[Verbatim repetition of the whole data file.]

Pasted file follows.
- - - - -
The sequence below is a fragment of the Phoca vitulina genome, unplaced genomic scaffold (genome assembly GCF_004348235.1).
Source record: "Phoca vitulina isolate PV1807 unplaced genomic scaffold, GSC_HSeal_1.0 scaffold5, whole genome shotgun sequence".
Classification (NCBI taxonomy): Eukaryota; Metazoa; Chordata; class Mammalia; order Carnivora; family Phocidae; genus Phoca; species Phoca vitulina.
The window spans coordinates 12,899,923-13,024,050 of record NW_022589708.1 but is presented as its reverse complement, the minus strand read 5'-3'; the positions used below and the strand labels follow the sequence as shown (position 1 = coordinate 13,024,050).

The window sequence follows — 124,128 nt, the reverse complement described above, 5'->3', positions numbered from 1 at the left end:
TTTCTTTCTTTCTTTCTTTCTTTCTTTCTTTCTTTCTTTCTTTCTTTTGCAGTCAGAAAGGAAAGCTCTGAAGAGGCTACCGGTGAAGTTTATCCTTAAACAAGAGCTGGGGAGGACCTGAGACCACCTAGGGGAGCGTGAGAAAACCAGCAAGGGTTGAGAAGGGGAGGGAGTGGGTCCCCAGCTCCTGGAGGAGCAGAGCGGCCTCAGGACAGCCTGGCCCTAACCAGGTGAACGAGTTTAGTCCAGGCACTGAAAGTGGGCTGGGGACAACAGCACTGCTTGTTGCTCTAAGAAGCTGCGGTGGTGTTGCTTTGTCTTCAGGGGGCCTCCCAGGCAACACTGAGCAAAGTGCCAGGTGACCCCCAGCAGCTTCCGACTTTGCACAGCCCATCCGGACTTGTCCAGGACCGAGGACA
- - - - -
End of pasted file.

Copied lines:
The sequence below is a fragment of the Phoca vitulina genome, unplaced genomic scaffold (genome assembly GCF_004348235.1).
Source record: "Phoca vitulina isolate PV1807 unplaced genomic scaffold, GSC_HSeal_1.0 scaffold5, whole genome shotgun sequence".
Classification (NCBI taxonomy): Eukaryota; Metazoa; Chordata; class Mammalia; order Carnivora; family Phocidae; genus Phoca; species Phoca vitulina.
The window spans coordinates 12,899,923-13,024,050 of record NW_022589708.1 but is presented as its reverse complement, the minus strand read 5'-3'; the positions used below and the strand labels follow the sequence as shown (position 1 = coordinate 13,024,050).

The window sequence follows — 124,128 nt, the reverse complement described above, 5'->3', positions numbered from 1 at the left end:
TTTCTTTCTTTCTTTCTTTCTTTCTTTCTTTCTTTCTTTCTTTCTTTTGCAGTCAGAAAGGAAAGCTCTGAAGAGGCTACCGGTGAAGTTTATCCTTAAACAAGAGCTGGGGAGGACCTGAGACCACCTAGGGGAGCGTGAGAAAACCAGCAAGGGTTGAGAAGGGGAGGGAGTGGGTCCCCAGCTCCTGGAGGAGCAGAGCGGCCTCAGGACAGCCTGGCCCTAACCAGGTGAACGAGTTTAGTCCAGGCACTGAAAGTGGGCTGGGGACAACAGCACTGCTTGTTGCTCTAAGAAGCTGCGGTGGTGTTGCTTTGTCTTCAGGGGGCCTCCCAGGCAACACTGAGCAAAGTGCCAGGTGACCCCCAGCAGCTTCCGACTTTGCACAGCCCATCCGGACTTGTCCAGGACCGAGGACA